Adam Somerset takes a walk through the year in the visual arts.
The unmediated meeting of eye and artwork is what matters. But whatever it is that happens when colour and form hit synapse it takes place within a perceptual gestalt. Lighting, hanging and the intrinsic nature of the place all contribute. Goya: the Portraits took ten years in its preparation and is an obvious candidate for England’s exhibition of the year. If Murillo is usually considered Spain’s master-portrayer of children this exhibition included a Goya family group of pure delight. But the National Gallery’s suite of special exhibition rooms is separate and secure. To descend the giant stairs to the below-ground chambers does not induce a cheer of spirit.
Machynlleth’s Museum of Modern Art by contrast has always been a cheering small gem but the adjective “small” probably ceased to apply in 2016. The addition of the new galleries from the adjoining tannery building and the presence of a curator in Lucinda Middleton pitched MOMA to a new level. Peter Wakelin’s freelance status too has been of great benefit to the arts here on the Powys border.
Two principal exhibitions, Ffiniau: Four Painters in Raymond Williams’ Border Country and Romanticism in the Welsh Landscape, were both accompanied by one-day conferences of breadth and vitality. The Wakelin presence on a public platform has an ease and authority that is at one with the curatorial insight and experience.
MOMA also hosted this year a public debate on the tensions between the protection of National Park status and the siting of works of art, or pseudo-art, in the open air. The debate in truth was not really a meeting of minds as it matched general principal against specific example. But the chairing was adroit and Peter Lord was on hand to lob a critical grenade from the floor. The debate’s significance was that it took place at all. As a rule those in the arts who feast most hungrily from the public purse do not host, nor much welcome, debate on the arts. The score in 2016 is Powys one, Cardiff nil.
For the non-specialist, occasional gallery-visitor many of the names on the Machynlleth walls – Craxton, Ravilious, Elwyn, Isaac – were familiar. But that of Joan Baker was less so. Her “Father Feeding the Birds” was a highlight, poignancy added to depth and mood with knowledge of its back-story.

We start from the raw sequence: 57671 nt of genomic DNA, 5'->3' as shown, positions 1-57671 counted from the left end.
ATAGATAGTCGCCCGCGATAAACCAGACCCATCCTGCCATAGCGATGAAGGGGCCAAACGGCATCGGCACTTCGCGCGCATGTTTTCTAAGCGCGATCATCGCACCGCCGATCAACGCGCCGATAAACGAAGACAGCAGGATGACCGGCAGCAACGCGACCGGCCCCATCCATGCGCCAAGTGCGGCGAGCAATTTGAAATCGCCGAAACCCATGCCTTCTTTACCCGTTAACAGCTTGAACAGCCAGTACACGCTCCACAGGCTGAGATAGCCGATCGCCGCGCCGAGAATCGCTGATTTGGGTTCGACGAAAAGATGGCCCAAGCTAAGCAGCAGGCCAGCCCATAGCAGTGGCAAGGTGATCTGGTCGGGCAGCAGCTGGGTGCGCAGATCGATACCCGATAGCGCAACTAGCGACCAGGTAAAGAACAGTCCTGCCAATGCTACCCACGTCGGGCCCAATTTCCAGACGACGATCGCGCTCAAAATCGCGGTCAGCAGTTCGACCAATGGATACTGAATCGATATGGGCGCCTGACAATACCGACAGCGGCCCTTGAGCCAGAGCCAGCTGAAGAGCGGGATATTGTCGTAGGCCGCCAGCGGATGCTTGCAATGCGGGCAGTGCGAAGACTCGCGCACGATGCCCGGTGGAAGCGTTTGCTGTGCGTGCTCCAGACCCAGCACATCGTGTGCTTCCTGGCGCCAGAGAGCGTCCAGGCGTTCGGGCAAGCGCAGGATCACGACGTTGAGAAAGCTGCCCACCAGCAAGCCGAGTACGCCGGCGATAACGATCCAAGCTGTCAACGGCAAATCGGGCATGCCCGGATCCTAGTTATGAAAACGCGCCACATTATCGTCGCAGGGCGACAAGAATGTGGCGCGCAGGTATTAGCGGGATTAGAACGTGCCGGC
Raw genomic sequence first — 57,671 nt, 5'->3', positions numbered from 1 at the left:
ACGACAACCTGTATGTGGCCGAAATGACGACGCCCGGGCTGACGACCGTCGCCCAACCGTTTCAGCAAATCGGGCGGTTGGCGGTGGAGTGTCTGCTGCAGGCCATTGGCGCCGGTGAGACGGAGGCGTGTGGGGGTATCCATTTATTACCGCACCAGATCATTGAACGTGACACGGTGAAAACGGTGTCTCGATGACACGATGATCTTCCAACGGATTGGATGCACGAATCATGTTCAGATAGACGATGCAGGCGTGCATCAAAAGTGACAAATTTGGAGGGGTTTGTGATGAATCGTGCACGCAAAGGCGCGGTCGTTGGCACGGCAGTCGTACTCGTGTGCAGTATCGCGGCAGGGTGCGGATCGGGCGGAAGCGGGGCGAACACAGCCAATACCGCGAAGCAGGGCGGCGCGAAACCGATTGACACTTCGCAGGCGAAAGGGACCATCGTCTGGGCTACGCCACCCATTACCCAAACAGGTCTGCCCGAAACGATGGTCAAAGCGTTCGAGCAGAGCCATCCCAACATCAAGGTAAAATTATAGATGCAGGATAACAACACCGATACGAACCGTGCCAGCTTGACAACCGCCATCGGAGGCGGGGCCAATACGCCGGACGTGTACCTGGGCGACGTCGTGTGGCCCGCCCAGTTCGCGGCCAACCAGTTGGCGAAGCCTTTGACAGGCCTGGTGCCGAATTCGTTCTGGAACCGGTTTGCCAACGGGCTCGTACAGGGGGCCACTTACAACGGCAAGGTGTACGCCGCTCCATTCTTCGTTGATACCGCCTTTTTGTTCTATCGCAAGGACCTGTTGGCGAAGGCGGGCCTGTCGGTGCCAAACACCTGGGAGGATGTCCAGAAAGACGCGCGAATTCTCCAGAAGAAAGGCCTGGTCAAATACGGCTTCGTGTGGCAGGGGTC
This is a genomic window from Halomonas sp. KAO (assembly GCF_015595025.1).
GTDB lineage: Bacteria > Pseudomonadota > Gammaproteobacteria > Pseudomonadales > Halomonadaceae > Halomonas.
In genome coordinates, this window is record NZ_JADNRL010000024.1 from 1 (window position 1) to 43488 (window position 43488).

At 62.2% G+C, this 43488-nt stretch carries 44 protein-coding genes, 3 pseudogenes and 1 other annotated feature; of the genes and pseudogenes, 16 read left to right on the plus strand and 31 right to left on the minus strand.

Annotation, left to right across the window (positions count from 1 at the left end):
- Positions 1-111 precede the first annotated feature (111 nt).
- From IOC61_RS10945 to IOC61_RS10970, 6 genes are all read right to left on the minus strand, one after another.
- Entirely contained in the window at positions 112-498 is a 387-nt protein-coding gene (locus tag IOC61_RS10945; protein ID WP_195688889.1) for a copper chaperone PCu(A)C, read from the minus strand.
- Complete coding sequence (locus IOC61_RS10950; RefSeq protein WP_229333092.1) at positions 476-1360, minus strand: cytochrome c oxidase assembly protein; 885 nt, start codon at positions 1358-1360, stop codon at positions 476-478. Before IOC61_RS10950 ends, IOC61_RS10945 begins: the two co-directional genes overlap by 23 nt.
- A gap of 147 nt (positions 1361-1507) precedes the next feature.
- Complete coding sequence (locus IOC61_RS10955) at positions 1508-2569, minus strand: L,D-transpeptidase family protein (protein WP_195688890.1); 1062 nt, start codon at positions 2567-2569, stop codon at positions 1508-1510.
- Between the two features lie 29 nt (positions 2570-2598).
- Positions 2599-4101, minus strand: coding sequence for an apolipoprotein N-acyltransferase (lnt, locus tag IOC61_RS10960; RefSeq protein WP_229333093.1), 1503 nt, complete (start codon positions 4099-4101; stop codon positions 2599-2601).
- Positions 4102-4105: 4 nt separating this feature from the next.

The Tradition, published by Parthian, is likely to be Wales’ art book of the decade. Peter Lord again was active and articulate in its launch. His personal recommendation sent me over the county border into Gwynedd. A Spring morning saw me outside Oriel Plas Glyn-y-Weddw at opening time. The circumstances of time and season made happy preparation for the exhibition of John Cyrlas Williams.
Oriel Plas Glyn-y-Weddw to its credit produced a compact catalogue- it is after all a small gallery in a far-off place from Mountstuart Square. Familiar names are to be seen in the catalogue’s making. Gomer’s reliable hand is there for the quality of print and colour. Peter Lord, perhaps inevitably, is author of the text. If this is the third Peter Lord appearance in a few paragraphs it is no accident. The arts in Wales, or anywhere, are better for an energetic and committed, at times polemical, presence of critical depth. It is not that the Lord view is indisputable, any more than were those of a Lucǻks or Leavis in literary commentary a half-century back. But an engaged critic in the visual arts simply shows up the absence of such a figure in the other art forms of Wales. Most criticism in Cardiff is amplification of the promotional message of the makers. Look only to the response to Artes Mundi.
John Cyrlas Williams’ output was as prodigious as it was compressed. One hundred and fifty pictures survive from a career that had ceased by age thirty. The title for this rich selection was appropriately A Brief Flowering. Highlights included “The Studio”, “The Life Studio, Newlyn” and “Lynne, the Artist’s Sister, at ‘Sandringham’, Porthcawl”.
Lord ‘s look at these works on show at Llanbedrog is particular. Cyrlas Williams, he writes, “was a technically gifted painter.” But it was “not a world of intellectual critique or of intense imagination.” He draws comparison with Archie Griffiths. For Cyrlas Williams, he writes, “rooted in Porthcawl, it was a world insulated from the social trauma to which Griffiths was exposed.”
This is much the same critical debate as Picasso versus Matisse. “Did you do this?” asked the German officer on looking at “Guernica.” “No, you did” said the artist. The wartime history of Nice is not easy to find but it is hideous and there is not a trace of it in Matisse’s art.
The Tradition features a full-page illustration by Cyrlas Williams. “The Cat on the Wall”, a picture from 1922, is a light-filled scene created with buttery strokes of paint, its sunlight made of cream, yellow and pale blue. Need we require “intellectual critique” from an artist in his twenties? I think not. Form and colour that end in delight are sufficient. But then every eye is its own. The issue is not new, the same as John Berger versus Clive Bell. What matters is the climate for debate and opinion. A media response that is little more than an endless echo-chamber for advertising copy is a dampener of culture. So an end-of-year toast to the art critic who provokes. Vive la difference.